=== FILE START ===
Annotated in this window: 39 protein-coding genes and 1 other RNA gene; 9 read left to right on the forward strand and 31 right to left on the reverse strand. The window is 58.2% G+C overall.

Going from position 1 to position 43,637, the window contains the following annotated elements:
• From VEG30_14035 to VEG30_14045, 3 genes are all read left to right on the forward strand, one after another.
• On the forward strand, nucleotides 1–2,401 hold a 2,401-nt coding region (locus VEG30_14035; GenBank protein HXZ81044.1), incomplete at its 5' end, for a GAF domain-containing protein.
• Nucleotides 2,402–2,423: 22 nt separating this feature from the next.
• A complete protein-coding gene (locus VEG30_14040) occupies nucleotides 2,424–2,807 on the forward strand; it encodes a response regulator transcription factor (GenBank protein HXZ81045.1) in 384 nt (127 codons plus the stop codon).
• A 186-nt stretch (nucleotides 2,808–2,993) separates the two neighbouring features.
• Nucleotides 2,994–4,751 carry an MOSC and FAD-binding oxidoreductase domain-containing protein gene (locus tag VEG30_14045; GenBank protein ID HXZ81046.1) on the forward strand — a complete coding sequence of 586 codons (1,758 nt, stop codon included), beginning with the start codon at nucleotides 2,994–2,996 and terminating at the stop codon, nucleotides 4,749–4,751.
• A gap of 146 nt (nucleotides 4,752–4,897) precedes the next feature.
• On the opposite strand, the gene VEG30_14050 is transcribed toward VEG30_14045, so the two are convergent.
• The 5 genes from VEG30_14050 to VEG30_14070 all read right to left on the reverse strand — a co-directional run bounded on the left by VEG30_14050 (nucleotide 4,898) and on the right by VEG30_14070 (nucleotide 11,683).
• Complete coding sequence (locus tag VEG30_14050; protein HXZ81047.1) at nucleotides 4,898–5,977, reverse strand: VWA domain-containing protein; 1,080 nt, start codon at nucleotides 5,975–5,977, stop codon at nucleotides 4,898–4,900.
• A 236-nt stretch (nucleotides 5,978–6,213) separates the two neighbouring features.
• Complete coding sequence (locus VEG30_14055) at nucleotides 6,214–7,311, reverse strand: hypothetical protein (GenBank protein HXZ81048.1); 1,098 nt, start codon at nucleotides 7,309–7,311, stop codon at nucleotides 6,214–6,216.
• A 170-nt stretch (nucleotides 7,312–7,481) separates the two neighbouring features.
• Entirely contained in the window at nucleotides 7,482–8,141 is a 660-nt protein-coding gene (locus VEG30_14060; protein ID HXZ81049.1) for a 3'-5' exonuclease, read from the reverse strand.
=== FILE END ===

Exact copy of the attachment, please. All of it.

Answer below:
Annotated in this window: 39 protein-coding genes and 1 other RNA gene; 9 read left to right on the forward strand and 31 right to left on the reverse strand. The window is 58.2% G+C overall.

Going from position 1 to position 43,637, the window contains the following annotated elements:
• From VEG30_14035 to VEG30_14045, 3 genes are all read left to right on the forward strand, one after another.
• On the forward strand, nucleotides 1–2,401 hold a 2,401-nt coding region (locus VEG30_14035; GenBank protein HXZ81044.1), incomplete at its 5' end, for a GAF domain-containing protein.
• Nucleotides 2,402–2,423: 22 nt separating this feature from the next.
• A complete protein-coding gene (locus VEG30_14040) occupies nucleotides 2,424–2,807 on the forward strand; it encodes a response regulator transcription factor (GenBank protein HXZ81045.1) in 384 nt (127 codons plus the stop codon).
• A 186-nt stretch (nucleotides 2,808–2,993) separates the two neighbouring features.
• Nucleotides 2,994–4,751 carry an MOSC and FAD-binding oxidoreductase domain-containing protein gene (locus tag VEG30_14045; GenBank protein ID HXZ81046.1) on the forward strand — a complete coding sequence of 586 codons (1,758 nt, stop codon included), beginning with the start codon at nucleotides 2,994–2,996 and terminating at the stop codon, nucleotides 4,749–4,751.
• A gap of 146 nt (nucleotides 4,752–4,897) precedes the next feature.
• On the opposite strand, the gene VEG30_14050 is transcribed toward VEG30_14045, so the two are convergent.
• The 5 genes from VEG30_14050 to VEG30_14070 all read right to left on the reverse strand — a co-directional run bounded on the left by VEG30_14050 (nucleotide 4,898) and on the right by VEG30_14070 (nucleotide 11,683).
• Complete coding sequence (locus tag VEG30_14050; protein HXZ81047.1) at nucleotides 4,898–5,977, reverse strand: VWA domain-containing protein; 1,080 nt, start codon at nucleotides 5,975–5,977, stop codon at nucleotides 4,898–4,900.
• A 236-nt stretch (nucleotides 5,978–6,213) separates the two neighbouring features.
• Complete coding sequence (locus VEG30_14055) at nucleotides 6,214–7,311, reverse strand: hypothetical protein (GenBank protein HXZ81048.1); 1,098 nt, start codon at nucleotides 7,309–7,311, stop codon at nucleotides 6,214–6,216.
• A 170-nt stretch (nucleotides 7,312–7,481) separates the two neighbouring features.
• Entirely contained in the window at nucleotides 7,482–8,141 is a 660-nt protein-coding gene (locus VEG30_14060; protein ID HXZ81049.1) for a 3'-5' exonuclease, read from the reverse strand.